Neil Young crafts latest great album in long career

Neil Young is a legend of folk music, with a career that has spanned generations and a collection of hits unmatched in his field, and the singer and environmentalist has showed no signs of stopping — even at the age of 68. His newest album, Storytone, was recorded with a live orchestra accompanying each track, and the high-concept album is both beautiful and heartbreaking.

Fighting on · Neil Young has been through a lot over the last year. He divorced Pegi, his wife of 36 years, he started a music company and finished his latest book. Through all this, he still managed to record his 35th album. - Photo courtesy of CBC

Fighting on · Neil Young has been through a lot over the last year. He divorced Pegi, his wife of 36 years, he started a music company and finished his latest book. Through all this, he still managed to record his 35th album. – Photo courtesy of CBC

Some of the most well-known folk bands of all time included Neil Young in their ranks, and it is no coincidence that he is still making hits. From Buffalo Springfield to Crazy Horse to Crosby, Stills, Nash & Young, the artist has left an indelible mark on folk music, and he has kept up his blistering pace. Young just put out an album in the spring, entitled A Letter Home, and in addition to his own work, the folk singer has also worked on other artists’ albums, lending his guitar to a song on Chrissie Hynde’s Stockholm. Storytone is his 35th studio album, a number few artists will ever achieve, and although it has its flaws, it is still a benchmark of lasting musical talent.

His sound may have mellowed since the early days of Buffalo Springfield, but Young still has a lot of music left to create. On Storytone, the native Canadian opens up about his recent divorce and other poignant moments in his life thus far.

There are a couple tracks on the album that are seemingly about his divorce from wife Pegi, and they are all heartbreaking reminders of the pain that lost love evokes. “Like You Used To Do” is a ballad on how things used to be, and it could bring a tear to anyone’s eye, a common theme with Young’s songs.

In the last year, Young has been through a lot. He has successfully started a music company, Pono, which is dedicated to allowing listeners to experience their favorite songs in higher quality, finished his second book and begun the process of divorcing his wife of 36 years. Through all this, he has still managed to put out new music — something that is a feat in itself. On top of that, he recorded the whole thing both solo and with a live orchestra and big band, adding some backing instrumentals never heard before in Neil Young tracks. There are big band moments in songs and low violins in others, but all seem a little out of the blue for a veteran of the folk scene.

Storytone is certainly not Young’s best album, but he experiments with his sound in new ways, giving listeners a new take on the old, brooding vocals that made him famous. Unfortunately, his work with the big band simply falls flat. “Say Hello to Chicago” is a jazzy piece that sounds like a poor imitation of Sinatra rather than a bona fide Young original. It starts with trumpets that could’ve been directly stolen from “Theme from New York, New York,” and dives into a Chicago-style piece that works until Young lends his vocals to the track. Young’s iconic voice has been the center of a great deal of hits over the years, from solo tracks “Old Man” and “Heart of Gold” to Buffalo Springfield originals like “For What It’s Worth,” but they don’t fit the jazzy backings laid down in “Say Hello To Chicago.”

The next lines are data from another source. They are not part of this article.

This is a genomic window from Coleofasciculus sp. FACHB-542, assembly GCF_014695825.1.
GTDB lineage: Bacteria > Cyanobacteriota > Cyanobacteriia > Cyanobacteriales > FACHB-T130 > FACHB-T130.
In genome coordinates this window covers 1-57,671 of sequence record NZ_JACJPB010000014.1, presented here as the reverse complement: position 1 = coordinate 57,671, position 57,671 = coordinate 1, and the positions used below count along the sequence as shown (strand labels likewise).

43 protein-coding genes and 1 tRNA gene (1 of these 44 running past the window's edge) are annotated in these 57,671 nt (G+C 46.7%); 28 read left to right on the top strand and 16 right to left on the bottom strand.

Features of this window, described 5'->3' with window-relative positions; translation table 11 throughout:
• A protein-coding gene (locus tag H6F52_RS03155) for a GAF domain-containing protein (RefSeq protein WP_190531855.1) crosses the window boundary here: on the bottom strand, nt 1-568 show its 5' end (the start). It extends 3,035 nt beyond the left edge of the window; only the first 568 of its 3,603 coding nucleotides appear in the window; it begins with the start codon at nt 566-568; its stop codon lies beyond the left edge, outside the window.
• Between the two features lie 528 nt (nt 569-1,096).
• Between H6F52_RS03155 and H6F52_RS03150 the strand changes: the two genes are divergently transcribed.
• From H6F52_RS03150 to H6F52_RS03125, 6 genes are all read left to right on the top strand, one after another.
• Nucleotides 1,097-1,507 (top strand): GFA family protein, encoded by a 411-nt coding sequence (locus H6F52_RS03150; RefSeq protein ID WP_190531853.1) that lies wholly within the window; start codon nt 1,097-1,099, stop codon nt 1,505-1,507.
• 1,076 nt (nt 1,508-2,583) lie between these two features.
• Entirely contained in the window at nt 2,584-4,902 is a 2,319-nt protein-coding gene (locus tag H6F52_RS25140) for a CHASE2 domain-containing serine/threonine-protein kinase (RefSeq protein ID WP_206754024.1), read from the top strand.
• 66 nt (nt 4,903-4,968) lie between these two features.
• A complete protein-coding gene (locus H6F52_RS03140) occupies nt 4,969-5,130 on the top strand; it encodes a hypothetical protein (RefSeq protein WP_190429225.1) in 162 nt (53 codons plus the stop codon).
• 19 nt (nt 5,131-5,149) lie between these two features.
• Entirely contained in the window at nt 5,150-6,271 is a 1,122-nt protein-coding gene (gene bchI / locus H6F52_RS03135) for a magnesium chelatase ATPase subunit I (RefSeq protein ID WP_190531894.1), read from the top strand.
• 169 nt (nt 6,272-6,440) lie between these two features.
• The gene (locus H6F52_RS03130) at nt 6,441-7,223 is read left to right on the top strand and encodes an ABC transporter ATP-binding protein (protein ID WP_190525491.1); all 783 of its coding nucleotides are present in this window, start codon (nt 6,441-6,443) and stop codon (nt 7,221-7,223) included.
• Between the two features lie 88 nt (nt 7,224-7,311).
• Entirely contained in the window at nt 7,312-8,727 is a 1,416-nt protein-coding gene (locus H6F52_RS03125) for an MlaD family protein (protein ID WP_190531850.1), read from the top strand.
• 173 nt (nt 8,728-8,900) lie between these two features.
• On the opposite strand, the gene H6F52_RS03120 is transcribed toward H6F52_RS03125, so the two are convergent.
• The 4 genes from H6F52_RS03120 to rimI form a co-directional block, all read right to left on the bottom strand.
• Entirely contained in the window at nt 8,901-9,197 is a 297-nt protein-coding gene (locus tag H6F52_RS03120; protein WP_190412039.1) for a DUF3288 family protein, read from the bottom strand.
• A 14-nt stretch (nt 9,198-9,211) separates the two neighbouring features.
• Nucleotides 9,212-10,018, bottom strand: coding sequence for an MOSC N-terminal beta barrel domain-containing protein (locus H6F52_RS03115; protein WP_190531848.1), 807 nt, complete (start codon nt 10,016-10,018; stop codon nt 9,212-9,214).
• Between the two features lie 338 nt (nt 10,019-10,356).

The orchestra too has issues, despite being arranged by Michael Bearden and Chris Walden, industry veterans who have worked with Lady Gaga and Michael Buble respectively, among others. One critic from Pitchfork called the arrangement “hollow, gilding the songs without adding any thoughtful counterpoint.” The orchestra plays, but adds nothing to Young’s music, and overall, it subtracts from his iconic voice.

It is refreshing though, to hear the deluxe version of the album, which features solo renditions of each song. They are slow, soft and heartfelt and feel much more in line with Young’s musical stylings. Armed only with a piano or guitar, each track is quiet and earnest, throwing back to an earlier sound listeners of Neil Young will be much more inclined to love. Suddenly “Say Hello to Chicago” feels much more familiar through Young’s voice. The big jazzy tune is now a soft, reflective piece on Young’s last visit to Chicago. The stripping of the orchestra forces a much more intimate interpretation of each song, and it truly brings out the best in Neil Young. There is something comforting in the dark, beaten voice Young has presented throughout the years, and it feels good to still hear him creating music in the same way.

Neil Young will always be a legend of folk music, but his experiments in composition on Storytone do not accent his vocal style and ultimately subtract from his work.

Matt Burke is a sophomore majoring in film production. His column, “Notes on Notes,” runs Thursdays.